One thing we can all agree on – T1D is a complicated disease. It is not easy for the general public to understand and the science behind the research is sometimes difficult to explain. But it is vital that we get the word out: JDRF is funding research that will improve the lives of millions of people. Dayton Coles takes this to heart. As a member of JDRF’s Speakers Bureau and National Co-Chair of the RIV (Research Information Volunteer) Program, Dayton has learned to explain difficult science to JDRF chapter audiences. He says, “I love explaining the research and giving people realistic hope for a future without T1D.”
Dayton jokes that he successfully avoided science classes in school, but he eagerly learned about JDRF’s research as a member of the former Lay Review Committee, the National Research Committee and the International Board of Directors. In addition to the countless roles he has taken on for JDRF, Dayton now serves on the Board of Chancellors.
Like many JDRF supporters, Dayton’s passion and motivation are driven by the love for his child and his desire to help her however he can. His daughter Emily was diagnosed with T1D at the age of three, thirty-six years ago. Since then Dayton has witnessed tremendous advancements in how the disease is managed. He says, “Those were the dark ages of understanding the disease. We started out with dipsticks in urine and visiting our doctor once a week to use his glucose meter because they were not yet available for home use. Now we know how important regulating blood sugar is.”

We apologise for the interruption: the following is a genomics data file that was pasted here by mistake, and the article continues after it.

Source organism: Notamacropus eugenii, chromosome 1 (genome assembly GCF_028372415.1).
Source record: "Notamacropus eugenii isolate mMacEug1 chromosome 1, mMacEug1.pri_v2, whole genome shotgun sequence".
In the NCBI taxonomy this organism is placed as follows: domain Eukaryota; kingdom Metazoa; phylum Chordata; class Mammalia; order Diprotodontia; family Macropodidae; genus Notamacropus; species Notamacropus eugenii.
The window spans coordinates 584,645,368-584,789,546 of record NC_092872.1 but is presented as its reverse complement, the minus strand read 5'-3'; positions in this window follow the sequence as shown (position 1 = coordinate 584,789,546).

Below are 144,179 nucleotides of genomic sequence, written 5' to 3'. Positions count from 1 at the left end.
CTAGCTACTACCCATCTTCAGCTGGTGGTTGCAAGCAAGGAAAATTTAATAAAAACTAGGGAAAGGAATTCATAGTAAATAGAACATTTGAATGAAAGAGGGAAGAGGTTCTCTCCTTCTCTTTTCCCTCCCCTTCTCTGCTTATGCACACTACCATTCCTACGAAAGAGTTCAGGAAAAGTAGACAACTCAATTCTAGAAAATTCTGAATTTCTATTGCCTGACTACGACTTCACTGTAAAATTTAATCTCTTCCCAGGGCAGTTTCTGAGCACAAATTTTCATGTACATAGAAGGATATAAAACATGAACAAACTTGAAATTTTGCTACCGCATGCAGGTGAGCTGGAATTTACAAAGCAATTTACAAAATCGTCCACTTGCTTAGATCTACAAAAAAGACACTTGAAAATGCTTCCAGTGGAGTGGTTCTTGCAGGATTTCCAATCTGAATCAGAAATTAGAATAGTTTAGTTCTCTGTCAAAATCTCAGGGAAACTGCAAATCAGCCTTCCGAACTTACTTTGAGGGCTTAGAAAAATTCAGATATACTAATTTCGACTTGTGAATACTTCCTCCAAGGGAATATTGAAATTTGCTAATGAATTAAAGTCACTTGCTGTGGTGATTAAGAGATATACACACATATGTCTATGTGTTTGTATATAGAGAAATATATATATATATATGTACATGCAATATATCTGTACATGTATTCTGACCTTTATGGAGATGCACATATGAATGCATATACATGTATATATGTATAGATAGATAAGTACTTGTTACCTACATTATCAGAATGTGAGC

As a retired licensing attorney, Dayton helped JDRF develop its program to partner with industry to help tackle T1D research. He was instrumental in creating the initial contracts and negotiating the new agreements. Today, while JDRF continues its vital relationships with academic scientists, industry partnerships have resulted in very exciting developments, from the Artificial Pancreas Project to encapsulation to human embryonic stem cell discoveries.
Dayton is encouraged by the progress he sees in T1D research and is always ready to help JDRF staff, volunteers and supporters understand the science behind it. Paul Hayes, Director of Research Marketing & Communications says, “He helps educate, inspire and motivate about 150 RIVs across the US and around the world about the exciting research programs JDRF is supporting. These RIVs then share their enthusiasm with scores of other current and potential supporters and staff in their local areas, magnifying the impact of his efforts. He’s been a leader in growing the number and quality of research-related materials that chapters and affiliates use in their local fundraising efforts.”
Living with T1D has come a long way since the “dark ages.” Now an adult, Emily leads a very active and healthy lifestyle. She is a competitive ballroom dancer and works for the Diabetes Hands Foundation in Berkeley, California. Dayton is visibly proud of his daughter and he will continue his work with JDRF to help improve her life. “Emily’s job is to stay healthy” he says. “My job is to help find a cure.”